Tuesday, March 6, 2012

Have I Been Properly Labeled as an Exempt Manager for Overtime Purposes Under the FLSA?

As many people are aware, some employees are exempt from over time pay but don't necessarily know why.  The Fair Labor Standards Act (FLSA), the law that governs wage & hour law and overtime pay, specifically excludes--or exempts--from overtime pay, “any employee employed in a bona fide executive, administrative, or professional capacity.”  However, simply labeling an employee a "manager" or "supervisor" will not automatically exempt that employee from receiving overtime pay.  

The FLSA sets forth specifics guidelines that must be met for an employee classified in a managerial or other exempt status to be classified correctly.  To qualify for the executive exemption under the FLSA, an employee must perform office or non-manual work, and the employee’s duties must meet all of the following criteria:
  • The employee must have a “primary duty” of managing the enterprise or a customarily recognized department or subdivision of the enterprise;
  • The employee must customarily and regularly direct the work of at least two or more other full-time employees (or the equivalent); and
  • The employee must have the authority to hire or fire other employees, or the employee’s suggestions and recommendations as to the hiring, firing, advancement, promotion, or any other change of status of other employees must be given particular weight.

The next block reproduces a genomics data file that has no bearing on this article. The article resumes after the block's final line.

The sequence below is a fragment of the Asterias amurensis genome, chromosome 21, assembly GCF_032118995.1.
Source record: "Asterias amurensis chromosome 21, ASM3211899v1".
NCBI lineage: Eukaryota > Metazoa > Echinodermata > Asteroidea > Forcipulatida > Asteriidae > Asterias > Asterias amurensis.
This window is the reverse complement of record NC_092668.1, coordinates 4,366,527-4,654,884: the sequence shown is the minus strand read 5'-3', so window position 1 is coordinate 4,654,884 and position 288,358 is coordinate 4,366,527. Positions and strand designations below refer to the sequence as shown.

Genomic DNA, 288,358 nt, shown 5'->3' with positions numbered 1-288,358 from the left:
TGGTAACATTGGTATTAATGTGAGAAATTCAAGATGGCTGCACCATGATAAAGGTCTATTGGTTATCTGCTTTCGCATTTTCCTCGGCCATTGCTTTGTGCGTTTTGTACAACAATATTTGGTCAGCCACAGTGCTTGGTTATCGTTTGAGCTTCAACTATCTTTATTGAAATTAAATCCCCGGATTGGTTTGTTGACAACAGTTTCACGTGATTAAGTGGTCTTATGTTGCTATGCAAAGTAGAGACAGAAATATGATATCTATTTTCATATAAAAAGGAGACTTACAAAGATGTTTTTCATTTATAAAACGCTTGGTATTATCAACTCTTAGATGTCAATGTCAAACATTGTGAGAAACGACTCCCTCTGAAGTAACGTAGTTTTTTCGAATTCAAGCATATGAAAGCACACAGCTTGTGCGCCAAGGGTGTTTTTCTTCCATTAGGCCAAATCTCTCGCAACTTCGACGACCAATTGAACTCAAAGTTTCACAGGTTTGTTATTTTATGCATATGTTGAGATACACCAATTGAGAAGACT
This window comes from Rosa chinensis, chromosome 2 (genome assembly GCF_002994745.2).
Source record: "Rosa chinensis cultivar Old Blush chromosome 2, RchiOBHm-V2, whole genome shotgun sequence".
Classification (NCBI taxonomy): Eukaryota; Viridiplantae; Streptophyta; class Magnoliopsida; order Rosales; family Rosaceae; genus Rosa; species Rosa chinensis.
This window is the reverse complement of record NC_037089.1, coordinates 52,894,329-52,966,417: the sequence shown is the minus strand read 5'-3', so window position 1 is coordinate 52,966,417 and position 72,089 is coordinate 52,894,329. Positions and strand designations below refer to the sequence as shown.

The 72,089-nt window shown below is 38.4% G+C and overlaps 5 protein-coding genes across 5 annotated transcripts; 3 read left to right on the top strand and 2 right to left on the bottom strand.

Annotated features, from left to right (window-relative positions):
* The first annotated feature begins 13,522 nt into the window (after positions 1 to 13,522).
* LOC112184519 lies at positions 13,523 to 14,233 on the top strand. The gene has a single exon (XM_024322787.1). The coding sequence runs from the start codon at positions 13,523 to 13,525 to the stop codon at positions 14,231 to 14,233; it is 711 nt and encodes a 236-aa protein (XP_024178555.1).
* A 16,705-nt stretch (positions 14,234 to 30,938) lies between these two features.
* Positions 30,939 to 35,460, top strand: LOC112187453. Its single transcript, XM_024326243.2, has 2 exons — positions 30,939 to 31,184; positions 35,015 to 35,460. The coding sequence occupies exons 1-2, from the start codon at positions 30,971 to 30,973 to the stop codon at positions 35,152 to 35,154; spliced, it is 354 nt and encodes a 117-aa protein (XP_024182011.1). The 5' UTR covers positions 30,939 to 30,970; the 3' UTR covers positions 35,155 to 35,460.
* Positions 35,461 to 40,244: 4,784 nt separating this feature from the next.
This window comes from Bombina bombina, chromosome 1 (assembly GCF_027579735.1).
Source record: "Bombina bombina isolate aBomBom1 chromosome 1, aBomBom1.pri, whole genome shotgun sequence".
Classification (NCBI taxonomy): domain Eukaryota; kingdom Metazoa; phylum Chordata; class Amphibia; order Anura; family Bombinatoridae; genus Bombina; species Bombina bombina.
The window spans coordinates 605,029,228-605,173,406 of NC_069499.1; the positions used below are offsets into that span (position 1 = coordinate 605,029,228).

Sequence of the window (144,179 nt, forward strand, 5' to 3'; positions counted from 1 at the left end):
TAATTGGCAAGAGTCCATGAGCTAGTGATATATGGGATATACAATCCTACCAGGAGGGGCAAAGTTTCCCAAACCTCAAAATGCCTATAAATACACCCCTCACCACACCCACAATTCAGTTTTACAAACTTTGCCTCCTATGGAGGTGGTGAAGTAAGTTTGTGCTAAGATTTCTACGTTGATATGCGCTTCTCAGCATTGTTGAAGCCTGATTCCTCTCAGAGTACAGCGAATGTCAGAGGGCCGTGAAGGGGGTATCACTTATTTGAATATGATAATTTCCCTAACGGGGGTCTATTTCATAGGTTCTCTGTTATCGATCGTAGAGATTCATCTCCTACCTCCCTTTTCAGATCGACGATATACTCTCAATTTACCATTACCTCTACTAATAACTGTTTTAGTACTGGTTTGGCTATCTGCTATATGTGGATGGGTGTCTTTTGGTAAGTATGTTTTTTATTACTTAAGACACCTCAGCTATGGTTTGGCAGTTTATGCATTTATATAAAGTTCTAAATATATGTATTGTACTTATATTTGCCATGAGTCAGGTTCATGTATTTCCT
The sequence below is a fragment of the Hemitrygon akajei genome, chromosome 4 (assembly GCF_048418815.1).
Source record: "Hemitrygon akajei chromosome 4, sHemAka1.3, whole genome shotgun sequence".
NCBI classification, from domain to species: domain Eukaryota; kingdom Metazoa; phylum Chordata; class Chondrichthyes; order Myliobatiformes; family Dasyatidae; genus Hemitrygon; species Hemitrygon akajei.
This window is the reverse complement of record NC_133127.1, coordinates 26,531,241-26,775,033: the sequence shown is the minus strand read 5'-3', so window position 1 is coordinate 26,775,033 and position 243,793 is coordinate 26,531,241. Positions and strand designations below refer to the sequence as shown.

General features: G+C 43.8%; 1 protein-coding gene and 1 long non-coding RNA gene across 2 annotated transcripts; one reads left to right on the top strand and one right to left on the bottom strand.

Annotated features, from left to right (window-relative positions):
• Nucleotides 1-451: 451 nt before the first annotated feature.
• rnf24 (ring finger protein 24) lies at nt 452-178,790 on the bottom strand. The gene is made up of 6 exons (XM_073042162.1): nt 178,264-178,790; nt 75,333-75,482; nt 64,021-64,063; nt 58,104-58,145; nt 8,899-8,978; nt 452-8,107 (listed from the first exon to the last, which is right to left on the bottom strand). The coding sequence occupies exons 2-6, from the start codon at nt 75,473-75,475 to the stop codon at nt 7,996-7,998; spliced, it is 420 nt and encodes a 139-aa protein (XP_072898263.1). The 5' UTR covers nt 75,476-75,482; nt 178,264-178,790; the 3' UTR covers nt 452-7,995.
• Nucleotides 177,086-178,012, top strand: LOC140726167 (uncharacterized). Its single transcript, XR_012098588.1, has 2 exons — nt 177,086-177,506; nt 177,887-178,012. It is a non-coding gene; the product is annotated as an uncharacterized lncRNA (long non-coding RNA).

An employee classified as exempt must also be an authority over a legitimate subordinate set of employees.  That is, an employee will not qualify as an exempt executive unless the employee manages a “customarily recognized department or subdivision.” The “department or subdivision” must be a recognized unit within the employer’s organization; it cannot simply be a collection of individuals. The employee must do more than merely supervise two or more employees; he or she must be in charge of and have as his or her primary duty the management of the recognized unit.

Most employers are accurate and in good faith properly classify their employees though some court cases have shed light on those who have classified improperly.  In  Goodrow v. Lane Bryant, Inc., 432 Mass. 165, 173 (2000), the court held that having "manager" in an employee's title is not enough to qualify as exempt if they merely manage a function, project, account, etc.  In  Ely v. Dolgencorp, LLC, 2011 U.S. Dist. LEXIS 140882 (E.D. Ark. 2011), the Court noted that areas of business like retail need to be careful as many employees labeled in management may spend the majority of their time performing non-exempt work as part of a multi-level management system.

In addition to the work performed by an employee in an exempt position is the compensation they receive.  The FLSA requires the exempt employee must regularly receive a pre-determined amount of compensation every pay period, regardless of the quality or quantity of the employee’s work. The minimum amount required by the FLSA is $455 per week. Some states, such as California, require higher minimum salaries. Certain deductions from the employee’s salary could cause the employee not to meet the salary basis requirement and, therefore, not qualify for the exemption.

Thus, it is not always black-and-white or so easy to determine whether an employee has been properly classified as exempt from overtime pay under the FLSA so if you believe you are improperly classified, contact a wage & hour attorney to assess your case.

2 comments:

  1. Do these rules apply only to an employer with a title of manager or supervisor? Are there exceptions to this?

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  2. Your question is a bit unclear. This post is about EMPLOYEES and their classification as "manager" or "supervisor" for purposes of overtime pay under the FLSA. Feel free to telephone my office to discuss further.

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